What planet does Rich Lowry live on? National Review's editor--someone I've sparred with on TV many times--recently weighed in on the causes of poverty. It "has nothing to do with corporations," he argued, "and little to do with other, more-relevant economic factors, such as wage rates."
In fact, Lowry lives in New York City, where hundreds of thousands of hardworking people--dish-washers, clerks, factory workers, security guards, salespeople--live in poverty. As Andrew Friedman of the Drum Major Institute recently noted in New York's Daily News, "New York is full of people who face the daily indignity of struggling to survive."
More than thirty million Americans currently earn less than $8.70 an hour, the official US poverty level for a family of four. (And most experts estimate that it takes at least double this level for a family to provide for its basic needs.) But for Lowry, "Poverty in America is primarily a cultural phenomenon, driven by a shattered work ethic and sexual irresponsibility."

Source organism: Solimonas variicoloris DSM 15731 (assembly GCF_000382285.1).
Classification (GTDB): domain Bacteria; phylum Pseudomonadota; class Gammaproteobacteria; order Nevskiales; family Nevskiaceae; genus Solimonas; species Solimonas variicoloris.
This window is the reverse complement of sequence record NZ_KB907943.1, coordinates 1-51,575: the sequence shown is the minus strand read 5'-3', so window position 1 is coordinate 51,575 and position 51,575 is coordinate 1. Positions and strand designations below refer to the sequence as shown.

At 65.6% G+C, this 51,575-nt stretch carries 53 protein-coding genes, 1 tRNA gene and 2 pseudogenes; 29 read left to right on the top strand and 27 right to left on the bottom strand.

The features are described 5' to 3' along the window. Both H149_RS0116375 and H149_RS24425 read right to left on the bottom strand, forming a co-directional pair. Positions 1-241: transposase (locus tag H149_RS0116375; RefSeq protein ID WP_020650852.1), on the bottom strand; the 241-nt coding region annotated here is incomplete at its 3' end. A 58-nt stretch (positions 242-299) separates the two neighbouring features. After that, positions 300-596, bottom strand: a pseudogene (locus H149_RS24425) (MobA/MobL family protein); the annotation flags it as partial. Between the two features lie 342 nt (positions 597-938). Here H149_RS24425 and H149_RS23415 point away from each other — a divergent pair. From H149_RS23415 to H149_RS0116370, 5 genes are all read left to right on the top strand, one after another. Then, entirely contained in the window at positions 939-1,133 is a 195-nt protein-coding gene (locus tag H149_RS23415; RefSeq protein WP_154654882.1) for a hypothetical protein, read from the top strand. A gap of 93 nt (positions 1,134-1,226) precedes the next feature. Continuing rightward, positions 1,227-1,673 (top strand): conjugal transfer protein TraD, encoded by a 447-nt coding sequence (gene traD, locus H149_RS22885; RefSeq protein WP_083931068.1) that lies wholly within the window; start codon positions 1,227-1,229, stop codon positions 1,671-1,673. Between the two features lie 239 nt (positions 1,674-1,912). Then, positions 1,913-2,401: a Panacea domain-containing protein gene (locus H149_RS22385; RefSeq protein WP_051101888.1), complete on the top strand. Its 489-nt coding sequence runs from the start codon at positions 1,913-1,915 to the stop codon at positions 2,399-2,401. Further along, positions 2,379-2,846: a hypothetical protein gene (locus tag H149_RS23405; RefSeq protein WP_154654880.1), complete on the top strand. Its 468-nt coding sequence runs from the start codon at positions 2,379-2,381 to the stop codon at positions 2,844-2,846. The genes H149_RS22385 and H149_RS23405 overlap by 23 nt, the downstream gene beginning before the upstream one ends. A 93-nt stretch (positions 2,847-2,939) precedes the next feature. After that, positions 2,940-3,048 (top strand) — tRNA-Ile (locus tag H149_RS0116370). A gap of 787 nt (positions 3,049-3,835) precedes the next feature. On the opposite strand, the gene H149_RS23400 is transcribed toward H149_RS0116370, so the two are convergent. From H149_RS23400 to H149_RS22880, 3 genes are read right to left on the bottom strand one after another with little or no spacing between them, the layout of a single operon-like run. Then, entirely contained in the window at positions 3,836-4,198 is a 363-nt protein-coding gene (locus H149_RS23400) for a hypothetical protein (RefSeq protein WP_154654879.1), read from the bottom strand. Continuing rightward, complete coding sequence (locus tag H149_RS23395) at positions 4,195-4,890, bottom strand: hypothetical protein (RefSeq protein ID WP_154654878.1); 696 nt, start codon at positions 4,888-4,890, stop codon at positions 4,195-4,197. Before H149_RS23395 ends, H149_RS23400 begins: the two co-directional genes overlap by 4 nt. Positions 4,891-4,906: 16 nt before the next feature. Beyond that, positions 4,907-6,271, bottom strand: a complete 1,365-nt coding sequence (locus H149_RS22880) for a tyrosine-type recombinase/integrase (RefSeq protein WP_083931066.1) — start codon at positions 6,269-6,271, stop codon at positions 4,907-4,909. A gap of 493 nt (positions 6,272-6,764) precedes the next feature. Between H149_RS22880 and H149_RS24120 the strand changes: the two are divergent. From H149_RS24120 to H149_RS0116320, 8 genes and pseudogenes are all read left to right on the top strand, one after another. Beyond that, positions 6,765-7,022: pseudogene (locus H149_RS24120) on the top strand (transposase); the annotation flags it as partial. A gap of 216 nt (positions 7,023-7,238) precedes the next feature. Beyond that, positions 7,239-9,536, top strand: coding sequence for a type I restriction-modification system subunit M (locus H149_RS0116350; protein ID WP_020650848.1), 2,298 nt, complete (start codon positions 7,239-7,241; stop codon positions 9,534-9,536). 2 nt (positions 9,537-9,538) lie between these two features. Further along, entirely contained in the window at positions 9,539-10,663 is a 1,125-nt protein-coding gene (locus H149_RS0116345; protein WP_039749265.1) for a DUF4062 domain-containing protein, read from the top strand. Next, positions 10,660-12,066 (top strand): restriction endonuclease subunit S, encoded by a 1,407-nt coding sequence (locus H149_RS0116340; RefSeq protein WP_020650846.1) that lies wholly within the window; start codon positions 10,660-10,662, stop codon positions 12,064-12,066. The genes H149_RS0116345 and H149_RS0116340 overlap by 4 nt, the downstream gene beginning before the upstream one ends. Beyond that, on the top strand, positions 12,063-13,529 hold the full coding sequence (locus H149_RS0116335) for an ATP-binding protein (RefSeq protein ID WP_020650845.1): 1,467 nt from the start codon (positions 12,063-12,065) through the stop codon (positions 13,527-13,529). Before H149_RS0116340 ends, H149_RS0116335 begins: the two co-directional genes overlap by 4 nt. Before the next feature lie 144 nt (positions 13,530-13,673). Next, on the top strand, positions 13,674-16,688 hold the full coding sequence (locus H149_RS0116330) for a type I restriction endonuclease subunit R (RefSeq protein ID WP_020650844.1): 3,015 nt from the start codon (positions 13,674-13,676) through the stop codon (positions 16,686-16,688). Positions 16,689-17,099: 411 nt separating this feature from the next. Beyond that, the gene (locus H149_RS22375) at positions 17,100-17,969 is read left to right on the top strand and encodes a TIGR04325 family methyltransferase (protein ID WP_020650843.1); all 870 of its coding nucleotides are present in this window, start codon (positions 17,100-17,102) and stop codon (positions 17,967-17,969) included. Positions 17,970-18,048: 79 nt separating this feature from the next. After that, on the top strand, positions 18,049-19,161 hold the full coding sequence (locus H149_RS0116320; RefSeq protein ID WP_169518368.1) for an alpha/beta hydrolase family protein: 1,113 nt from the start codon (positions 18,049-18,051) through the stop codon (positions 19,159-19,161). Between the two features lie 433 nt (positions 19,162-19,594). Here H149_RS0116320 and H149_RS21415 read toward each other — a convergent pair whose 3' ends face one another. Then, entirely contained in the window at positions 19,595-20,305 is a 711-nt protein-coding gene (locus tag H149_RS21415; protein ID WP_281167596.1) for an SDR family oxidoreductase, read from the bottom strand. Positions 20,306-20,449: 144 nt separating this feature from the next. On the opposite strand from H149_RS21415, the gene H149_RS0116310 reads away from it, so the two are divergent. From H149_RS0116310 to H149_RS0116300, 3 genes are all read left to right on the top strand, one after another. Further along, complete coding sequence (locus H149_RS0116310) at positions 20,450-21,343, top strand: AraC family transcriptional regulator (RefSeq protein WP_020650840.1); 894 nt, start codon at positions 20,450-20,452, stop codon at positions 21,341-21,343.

Forget the low wage, no-benefit jobs which translate into billions of dollars in profits for the corporations Lowry holds blameless. Forget that the purchasing power of the federal minimum wage has fallen by 40 percent since 1968. For Lowry, poverty is a "cultural phenomenon."
Fortunately, not everyone reads National Review and legislation pending in the New York State Assembly would raise New York's minimum wage by almost $2 an hour. Such a change would help more than 500,000 New Yorkers. Lowry should stop whining about sexual irresponsibility, get a conscience and support efforts to improve the lives of his fellow New Yorkers--several of whom keep his office digs clean and secure.